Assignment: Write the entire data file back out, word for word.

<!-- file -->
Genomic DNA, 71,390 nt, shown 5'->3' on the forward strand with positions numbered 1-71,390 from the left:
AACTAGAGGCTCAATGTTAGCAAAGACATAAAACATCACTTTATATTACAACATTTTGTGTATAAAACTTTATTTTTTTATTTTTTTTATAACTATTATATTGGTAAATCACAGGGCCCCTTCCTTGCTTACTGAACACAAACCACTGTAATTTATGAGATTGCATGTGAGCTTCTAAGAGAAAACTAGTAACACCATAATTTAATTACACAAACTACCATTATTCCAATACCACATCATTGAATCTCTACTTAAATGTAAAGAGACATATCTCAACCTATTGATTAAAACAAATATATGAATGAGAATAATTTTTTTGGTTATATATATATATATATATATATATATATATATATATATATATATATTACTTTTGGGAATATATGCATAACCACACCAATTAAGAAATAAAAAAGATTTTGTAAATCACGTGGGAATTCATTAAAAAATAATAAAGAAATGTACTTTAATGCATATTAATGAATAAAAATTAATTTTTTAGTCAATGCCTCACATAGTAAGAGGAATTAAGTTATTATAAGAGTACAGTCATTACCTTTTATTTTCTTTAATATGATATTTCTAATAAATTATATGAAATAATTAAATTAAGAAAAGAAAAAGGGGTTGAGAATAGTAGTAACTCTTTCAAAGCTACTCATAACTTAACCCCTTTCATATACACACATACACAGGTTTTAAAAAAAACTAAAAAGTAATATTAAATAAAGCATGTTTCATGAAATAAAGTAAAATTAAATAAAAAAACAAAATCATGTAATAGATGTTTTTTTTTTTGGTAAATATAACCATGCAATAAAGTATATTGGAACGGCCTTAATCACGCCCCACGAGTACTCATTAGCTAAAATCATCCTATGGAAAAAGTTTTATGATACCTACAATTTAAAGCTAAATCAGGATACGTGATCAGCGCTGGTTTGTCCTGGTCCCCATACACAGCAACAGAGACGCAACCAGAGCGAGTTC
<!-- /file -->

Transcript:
Genomic DNA, 71,390 nt, shown 5'->3' on the forward strand with positions numbered 1-71,390 from the left:
AACTAGAGGCTCAATGTTAGCAAAGACATAAAACATCACTTTATATTACAACATTTTGTGTATAAAACTTTATTTTTTTATTTTTTTTATAACTATTATATTGGTAAATCACAGGGCCCCTTCCTTGCTTACTGAACACAAACCACTGTAATTTATGAGATTGCATGTGAGCTTCTAAGAGAAAACTAGTAACACCATAATTTAATTACACAAACTACCATTATTCCAATACCACATCATTGAATCTCTACTTAAATGTAAAGAGACATATCTCAACCTATTGATTAAAACAAATATATGAATGAGAATAATTTTTTTGGTTATATATATATATATATATATATATATATATATATATATATATATATTACTTTTGGGAATATATGCATAACCACACCAATTAAGAAATAAAAAAGATTTTGTAAATCACGTGGGAATTCATTAAAAAATAATAAAGAAATGTACTTTAATGCATATTAATGAATAAAAATTAATTTTTTAGTCAATGCCTCACATAGTAAGAGGAATTAAGTTATTATAAGAGTACAGTCATTACCTTTTATTTTCTTTAATATGATATTTCTAATAAATTATATGAAATAATTAAATTAAGAAAAGAAAAAGGGGTTGAGAATAGTAGTAACTCTTTCAAAGCTACTCATAACTTAACCCCTTTCATATACACACATACACAGGTTTTAAAAAAAACTAAAAAGTAATATTAAATAAAGCATGTTTCATGAAATAAAGTAAAATTAAATAAAAAAACAAAATCATGTAATAGATGTTTTTTTTTTTGGTAAATATAACCATGCAATAAAGTATATTGGAACGGCCTTAATCACGCCCCACGAGTACTCATTAGCTAAAATCATCCTATGGAAAAAGTTTTATGATACCTACAATTTAAAGCTAAATCAGGATACGTGATCAGCGCTGGTTTGTCCTGGTCCCCATACACAGCAACAGAGACGCAACCAGAGCGAGTTC